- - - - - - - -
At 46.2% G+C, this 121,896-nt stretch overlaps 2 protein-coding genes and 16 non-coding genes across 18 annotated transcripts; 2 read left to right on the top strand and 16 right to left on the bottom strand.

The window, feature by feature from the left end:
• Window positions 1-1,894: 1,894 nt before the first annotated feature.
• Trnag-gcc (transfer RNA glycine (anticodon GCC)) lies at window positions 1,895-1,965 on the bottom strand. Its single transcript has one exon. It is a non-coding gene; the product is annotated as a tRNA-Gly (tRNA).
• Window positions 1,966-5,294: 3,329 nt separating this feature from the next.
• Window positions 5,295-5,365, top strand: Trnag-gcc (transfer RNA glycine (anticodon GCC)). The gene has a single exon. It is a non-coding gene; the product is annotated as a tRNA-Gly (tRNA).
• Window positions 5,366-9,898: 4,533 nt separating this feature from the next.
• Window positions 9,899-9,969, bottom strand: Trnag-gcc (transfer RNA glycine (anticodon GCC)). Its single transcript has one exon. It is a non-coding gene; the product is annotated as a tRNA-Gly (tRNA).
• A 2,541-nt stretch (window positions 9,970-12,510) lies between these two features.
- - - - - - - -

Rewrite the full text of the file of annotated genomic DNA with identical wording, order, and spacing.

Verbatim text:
At 46.2% G+C, this 121,896-nt stretch overlaps 2 protein-coding genes and 16 non-coding genes across 18 annotated transcripts; 2 read left to right on the top strand and 16 right to left on the bottom strand.

The window, feature by feature from the left end:
• Window positions 1-1,894: 1,894 nt before the first annotated feature.
• Trnag-gcc (transfer RNA glycine (anticodon GCC)) lies at window positions 1,895-1,965 on the bottom strand. Its single transcript has one exon. It is a non-coding gene; the product is annotated as a tRNA-Gly (tRNA).
• Window positions 1,966-5,294: 3,329 nt separating this feature from the next.
• Window positions 5,295-5,365, top strand: Trnag-gcc (transfer RNA glycine (anticodon GCC)). The gene has a single exon. It is a non-coding gene; the product is annotated as a tRNA-Gly (tRNA).
• Window positions 5,366-9,898: 4,533 nt separating this feature from the next.
• Window positions 9,899-9,969, bottom strand: Trnag-gcc (transfer RNA glycine (anticodon GCC)). Its single transcript has one exon. It is a non-coding gene; the product is annotated as a tRNA-Gly (tRNA).
• A 2,541-nt stretch (window positions 9,970-12,510) lies between these two features.